Two who started bike riding later in life to improve health

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Here are two examples of when you should age-out of bike riding — never.

First is John Damiano, 80, left, who just finished up a cross-country bicycle vacation this summer. He told

“I wanted to do something totally hard. I wanted to do it to see if an 80-year-old man could ride 3,629 miles.”

He can.

Damiano bicycles frequently and has done several long-distance trips. The recent ride from Astoria, Oregon, to Portsmouth, New Hampshire, was his first cross-country adventure.

Long days

The supported bike tour, organized by America by Bicycle, demanded the group travel 85 to 110 miles a day to reach their overnight hotel reservations and complete the ride in the alloted 50 days. One day in Wyoming, for instance, the cyclists rode into a headwind for 12 to 13 hours before reaching their 110-mile destination.

“At the end of the day I was extremely fatigued, but after five, six, seven hours sleep you are ready to go.”


Damiano was ready for the bike tour because he trained on hills in the eastern Pennsylvania countryside. He also credits his vegetarian diet with keeping him healthy during the trip, although it was tough finding the right foods in cattle country.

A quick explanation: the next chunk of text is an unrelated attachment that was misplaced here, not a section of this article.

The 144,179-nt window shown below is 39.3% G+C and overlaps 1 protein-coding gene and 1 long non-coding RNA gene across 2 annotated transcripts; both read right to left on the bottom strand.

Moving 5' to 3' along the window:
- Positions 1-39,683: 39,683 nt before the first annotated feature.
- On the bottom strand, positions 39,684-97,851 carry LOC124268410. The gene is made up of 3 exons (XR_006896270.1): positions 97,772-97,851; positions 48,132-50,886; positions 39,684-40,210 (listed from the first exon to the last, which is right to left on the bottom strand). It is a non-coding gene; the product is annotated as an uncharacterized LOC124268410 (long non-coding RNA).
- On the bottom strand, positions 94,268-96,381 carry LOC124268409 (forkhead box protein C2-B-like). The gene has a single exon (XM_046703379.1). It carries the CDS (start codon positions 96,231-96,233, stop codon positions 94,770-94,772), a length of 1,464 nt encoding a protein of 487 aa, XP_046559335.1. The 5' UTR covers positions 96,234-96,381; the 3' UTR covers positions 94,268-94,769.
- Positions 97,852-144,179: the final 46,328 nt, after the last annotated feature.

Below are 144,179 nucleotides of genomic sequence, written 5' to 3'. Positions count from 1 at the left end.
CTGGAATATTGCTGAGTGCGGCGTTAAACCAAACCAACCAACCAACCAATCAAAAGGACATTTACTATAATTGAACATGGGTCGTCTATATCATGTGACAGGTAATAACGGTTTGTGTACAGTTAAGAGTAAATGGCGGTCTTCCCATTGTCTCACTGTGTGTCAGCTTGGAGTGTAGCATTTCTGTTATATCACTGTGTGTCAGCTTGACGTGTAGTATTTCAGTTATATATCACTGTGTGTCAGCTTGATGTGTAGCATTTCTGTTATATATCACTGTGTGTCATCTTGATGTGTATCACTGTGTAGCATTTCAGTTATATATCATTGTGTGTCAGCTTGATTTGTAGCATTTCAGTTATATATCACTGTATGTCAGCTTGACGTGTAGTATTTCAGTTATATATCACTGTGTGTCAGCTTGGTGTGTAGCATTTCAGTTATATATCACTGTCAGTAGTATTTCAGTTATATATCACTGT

Now, Damiano tells the local TV station, above, that he's looking into a bike tour from St. Petersburg, Russia, to Istanbul, Turkey.

The Pennsylvania man started riding a bicycle when he was in his 40s to battle high blood pressure.

Bike for health

Bruce Whiteley of Salina, Kansas, is another man who started bicycling to improve his health.

The 69-year-old started bicycling when he was in his mid-40s and kept at it in spite of three crashes with cars in three years, one which left him in a back brace for six weeks.

This past weekend, he surpassed the 100,000-mile mark while on a ride with about two dozen friends.

He told the Salina Journal:

“If I keep going, I should be able to ride until I'm 82 or beyond. My next goal is to hit 120,000 miles and go from there. The secret is just to keep plugging away.”


Whiteley started riding a bicycle when he was diagnosed with Type II diabetes and decided bicycling would improve his health. He had to overcome some bad luck on the road, however.

Whiteley was struck by cars three times in his first three years of bicycling. Twice he was hit from behind and ended up shattering the windshield of the car. A third time he was hit and landed in a sitting position that injured his back.

Now he hasn't had a bicycling accident for the past 20 years. He keeps racking up mileage by riding around Salina six days a week and riding home from church on Sunday. His best year was 1997 with 7,300 miles; this year he has ridden 3,228.

Whiteley's back problems persist, compounded by two strokes, prostate cancer and Type II diabetes, for which he takes daily insulin shots. He now rides a Baccetta recumbent bike.

I'm impressed by the perseverance of these two and hope they'll keep traveling by bike for many years to come.

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